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Dr. Ian Gibson (Norwich, North) (Lab): My hon. Friend may be aware that 28 cancer charities have bonded together to form a cancer campaigning group. Although they recognise the amazing things that have happened under the Government in terms of care, treatment and early diagnosis, there is much more to do. They and many others are of a mind to discuss the possibility of a cancer plan 2 to move things forward. Will my hon. Friend advise me on how we might do that within the procedures of the House, by debate, summit or whatever?

Nigel Griffiths: I welcome my hon. Friend's championing of that cause and I know that the cancer campaigning group provides a united voice on cancer issues, keeping cancer on the agenda and at the forefront of people's minds. Every Member will be aware of the lives that have been transformed since 2000 with the introduction of the current cancer plan, which put cancer at the heart of the Government's health policy. Indeed, we have cut death rates for breast cancer in women and lung cancer in men faster than anywhere else in the world and, with the 1,177 more cancer specialists, we intend to cut cancer mortality further.

Mr. Edward Garnier (Harborough) (Con): The Deputy Leader of the House will know that yesterday the Home Office slipped out a new policy on the levels of possession of class A drugs, which will constitute the crime of possession with intent to supply. Why was that announcement made yesterday? Why was it not made to the House, and when will a Minister from the Home Office come here to explain himself or herself?

Nigel Griffiths: A consultation document was published on Wednesday. It reflected measures that were called for by the police to set supply thresholds to eliminate any inconsistencies between police forces in catching and prosecuting drug dealers. It removes the excuse used by dealers that their drugs are for personal use only. The House will want to know that there have been record seizures of class A drugs in recent times. I am sure that this will be a subject of continuing debate and discussion within the House. I hope that the hon. and learned Gentleman is supporting what the police were calling for.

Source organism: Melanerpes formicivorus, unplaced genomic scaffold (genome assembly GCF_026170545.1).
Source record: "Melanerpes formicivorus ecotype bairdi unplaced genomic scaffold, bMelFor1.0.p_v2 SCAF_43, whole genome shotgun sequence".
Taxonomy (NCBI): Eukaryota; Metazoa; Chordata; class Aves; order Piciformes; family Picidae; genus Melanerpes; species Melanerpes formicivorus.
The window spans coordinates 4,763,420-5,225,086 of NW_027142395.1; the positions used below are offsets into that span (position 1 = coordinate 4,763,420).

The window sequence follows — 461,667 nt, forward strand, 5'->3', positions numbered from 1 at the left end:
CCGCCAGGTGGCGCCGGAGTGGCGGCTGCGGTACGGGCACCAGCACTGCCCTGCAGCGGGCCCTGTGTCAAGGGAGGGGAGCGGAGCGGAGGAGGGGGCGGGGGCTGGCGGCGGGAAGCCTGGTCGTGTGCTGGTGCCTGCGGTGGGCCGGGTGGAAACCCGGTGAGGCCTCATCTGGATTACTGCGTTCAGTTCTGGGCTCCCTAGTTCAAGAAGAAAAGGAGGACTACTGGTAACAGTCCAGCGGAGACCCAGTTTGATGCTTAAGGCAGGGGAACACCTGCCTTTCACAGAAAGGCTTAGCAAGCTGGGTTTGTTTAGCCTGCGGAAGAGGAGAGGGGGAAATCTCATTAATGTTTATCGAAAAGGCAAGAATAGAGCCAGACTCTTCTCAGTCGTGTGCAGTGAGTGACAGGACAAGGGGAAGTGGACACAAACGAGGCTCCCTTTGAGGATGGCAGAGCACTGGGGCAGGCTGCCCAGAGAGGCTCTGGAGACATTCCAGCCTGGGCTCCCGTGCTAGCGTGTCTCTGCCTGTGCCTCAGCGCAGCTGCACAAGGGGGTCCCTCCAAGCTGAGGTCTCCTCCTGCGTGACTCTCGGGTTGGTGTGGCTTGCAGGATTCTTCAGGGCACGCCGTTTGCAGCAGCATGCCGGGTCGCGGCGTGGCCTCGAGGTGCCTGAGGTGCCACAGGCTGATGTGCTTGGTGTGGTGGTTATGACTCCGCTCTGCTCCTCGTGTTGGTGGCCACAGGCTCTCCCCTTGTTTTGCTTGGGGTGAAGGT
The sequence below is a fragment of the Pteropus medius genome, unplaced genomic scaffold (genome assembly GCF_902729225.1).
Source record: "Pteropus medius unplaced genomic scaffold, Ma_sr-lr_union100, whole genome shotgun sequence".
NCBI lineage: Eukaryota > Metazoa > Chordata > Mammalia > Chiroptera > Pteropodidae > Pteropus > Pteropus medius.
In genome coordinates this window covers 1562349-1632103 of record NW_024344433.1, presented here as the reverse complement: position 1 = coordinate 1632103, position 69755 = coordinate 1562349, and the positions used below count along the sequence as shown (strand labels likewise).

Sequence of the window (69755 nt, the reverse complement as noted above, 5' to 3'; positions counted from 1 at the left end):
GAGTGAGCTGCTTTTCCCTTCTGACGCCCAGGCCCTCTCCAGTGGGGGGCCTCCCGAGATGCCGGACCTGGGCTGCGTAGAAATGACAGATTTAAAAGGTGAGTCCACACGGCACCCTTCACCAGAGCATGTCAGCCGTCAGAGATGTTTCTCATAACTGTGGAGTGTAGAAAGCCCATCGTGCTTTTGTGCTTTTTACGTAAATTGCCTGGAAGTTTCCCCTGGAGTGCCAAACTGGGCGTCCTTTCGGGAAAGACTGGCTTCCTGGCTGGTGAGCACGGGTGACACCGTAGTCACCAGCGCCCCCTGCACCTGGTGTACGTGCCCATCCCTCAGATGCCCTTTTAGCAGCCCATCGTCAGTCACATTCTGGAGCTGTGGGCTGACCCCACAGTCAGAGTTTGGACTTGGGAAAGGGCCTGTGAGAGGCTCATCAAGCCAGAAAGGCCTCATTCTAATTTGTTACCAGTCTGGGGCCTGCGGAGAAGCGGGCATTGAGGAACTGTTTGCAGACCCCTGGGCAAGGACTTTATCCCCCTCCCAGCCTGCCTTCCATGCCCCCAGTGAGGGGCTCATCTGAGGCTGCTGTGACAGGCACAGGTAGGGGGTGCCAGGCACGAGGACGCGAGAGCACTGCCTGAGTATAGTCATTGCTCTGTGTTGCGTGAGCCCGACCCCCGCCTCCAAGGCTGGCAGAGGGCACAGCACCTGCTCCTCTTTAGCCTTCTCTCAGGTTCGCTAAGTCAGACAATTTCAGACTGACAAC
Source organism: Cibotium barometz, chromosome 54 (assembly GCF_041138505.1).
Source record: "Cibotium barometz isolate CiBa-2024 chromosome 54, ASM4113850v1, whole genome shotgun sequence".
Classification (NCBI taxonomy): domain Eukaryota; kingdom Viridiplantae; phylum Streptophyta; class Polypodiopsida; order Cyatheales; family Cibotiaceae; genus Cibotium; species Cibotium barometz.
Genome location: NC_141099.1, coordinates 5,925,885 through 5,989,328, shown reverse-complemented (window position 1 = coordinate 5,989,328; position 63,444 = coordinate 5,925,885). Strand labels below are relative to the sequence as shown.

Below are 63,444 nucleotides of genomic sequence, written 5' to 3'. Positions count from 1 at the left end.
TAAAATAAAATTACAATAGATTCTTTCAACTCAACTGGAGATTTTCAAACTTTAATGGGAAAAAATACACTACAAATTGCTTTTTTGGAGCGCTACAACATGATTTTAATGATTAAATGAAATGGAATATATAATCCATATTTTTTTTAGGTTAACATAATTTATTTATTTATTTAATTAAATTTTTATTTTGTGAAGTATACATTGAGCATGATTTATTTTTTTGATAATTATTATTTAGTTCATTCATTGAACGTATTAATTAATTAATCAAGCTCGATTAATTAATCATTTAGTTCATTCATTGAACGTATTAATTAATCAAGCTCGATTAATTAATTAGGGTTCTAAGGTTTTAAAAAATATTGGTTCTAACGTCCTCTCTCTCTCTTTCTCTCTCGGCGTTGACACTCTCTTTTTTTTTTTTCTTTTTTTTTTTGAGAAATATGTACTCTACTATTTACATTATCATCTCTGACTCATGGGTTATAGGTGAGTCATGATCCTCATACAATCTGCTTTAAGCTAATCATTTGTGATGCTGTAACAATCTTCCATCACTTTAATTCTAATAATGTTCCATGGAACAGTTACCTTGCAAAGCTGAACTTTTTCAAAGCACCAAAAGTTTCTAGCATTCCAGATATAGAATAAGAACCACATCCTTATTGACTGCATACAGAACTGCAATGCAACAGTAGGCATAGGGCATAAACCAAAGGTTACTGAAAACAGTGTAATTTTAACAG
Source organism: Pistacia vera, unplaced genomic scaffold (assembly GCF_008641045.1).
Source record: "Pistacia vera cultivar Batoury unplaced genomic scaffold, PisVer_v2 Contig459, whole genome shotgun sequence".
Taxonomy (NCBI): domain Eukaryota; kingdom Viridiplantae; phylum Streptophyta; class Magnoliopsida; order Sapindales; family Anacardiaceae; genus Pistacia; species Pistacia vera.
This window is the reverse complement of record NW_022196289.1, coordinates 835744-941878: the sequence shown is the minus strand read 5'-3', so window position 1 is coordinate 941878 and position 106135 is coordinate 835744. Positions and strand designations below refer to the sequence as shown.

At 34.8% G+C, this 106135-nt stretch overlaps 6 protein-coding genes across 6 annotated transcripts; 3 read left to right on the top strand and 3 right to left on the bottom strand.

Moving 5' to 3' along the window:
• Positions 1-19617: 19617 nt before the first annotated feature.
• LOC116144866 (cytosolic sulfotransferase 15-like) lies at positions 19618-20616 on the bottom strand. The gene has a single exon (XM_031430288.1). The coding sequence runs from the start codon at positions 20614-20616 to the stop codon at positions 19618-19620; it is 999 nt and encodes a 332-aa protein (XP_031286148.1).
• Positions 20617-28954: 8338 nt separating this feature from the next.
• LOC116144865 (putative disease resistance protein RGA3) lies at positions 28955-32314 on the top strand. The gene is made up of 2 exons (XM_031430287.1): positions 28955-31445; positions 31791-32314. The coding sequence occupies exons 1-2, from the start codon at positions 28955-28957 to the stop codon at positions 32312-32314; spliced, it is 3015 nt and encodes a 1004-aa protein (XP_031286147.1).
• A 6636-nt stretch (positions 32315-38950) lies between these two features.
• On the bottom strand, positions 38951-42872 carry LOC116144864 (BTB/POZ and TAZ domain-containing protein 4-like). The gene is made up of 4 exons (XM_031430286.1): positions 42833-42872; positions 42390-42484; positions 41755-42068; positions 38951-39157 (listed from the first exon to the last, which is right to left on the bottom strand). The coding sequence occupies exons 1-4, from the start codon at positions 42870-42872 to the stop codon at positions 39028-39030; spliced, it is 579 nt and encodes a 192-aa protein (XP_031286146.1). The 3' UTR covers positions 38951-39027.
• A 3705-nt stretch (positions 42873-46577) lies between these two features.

Colin Burgon (Elmet) (Lab): My hon. Friend will be aware that my right hon. Friend the Prime Minister gave a huge boost this week to the nuclear power lobby. There are a number of us on the Government Benches who feel that the deep-mine coal industry has a part to play in our future energy needs. We are now down to eight pits. When will we have an urgent debate about taking the industry back into public ownership to guarantee its long-term future?

Nigel Griffiths: I fear that neither a debate nor that policy is on the Government's agenda. I stress the important role that coal has played in the past and that I hope it will play in the future in meeting our energy needs.

Lorely Burt (Solihull) (LD): Can we have a debate on planning laws, and specifically on the PPG3 planning rules that designate people's back gardens as brownfield
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sites? It enables developers to exploit windfall development sites while true brownfield sites are not necessarily considered. The effect in my constituency and elsewhere is to destroy the character of the area with inappropriate windfall developments. Can we have a debate on this matter?

Nigel Griffiths: I am not sure that, on behalf of my right hon. Friend the Leader of the House, I can promise an early debate on the Floor of the House. I am sure, however, that the subject would be a suitable candidate for an Adjournment debate, which would give the hon. Member a chance to spell out her concerns in more detail.

Kerry McCarthy (Bristol, East) (Lab): On the subject of the House of Commons cleaners, I am slightly concerned by the Minister's earlier response. I understand that the proposal on the table would result in up to 30 job losses on the House of Commons Estate, which would mean a major reduction in cleaning standards in this place. May I urge my hon. Friend to do all that he can to bring the Serjeant at Arms to the negotiating table with the trade unions, the cleaners and the contractors to try to bring about a resolution of this dispute?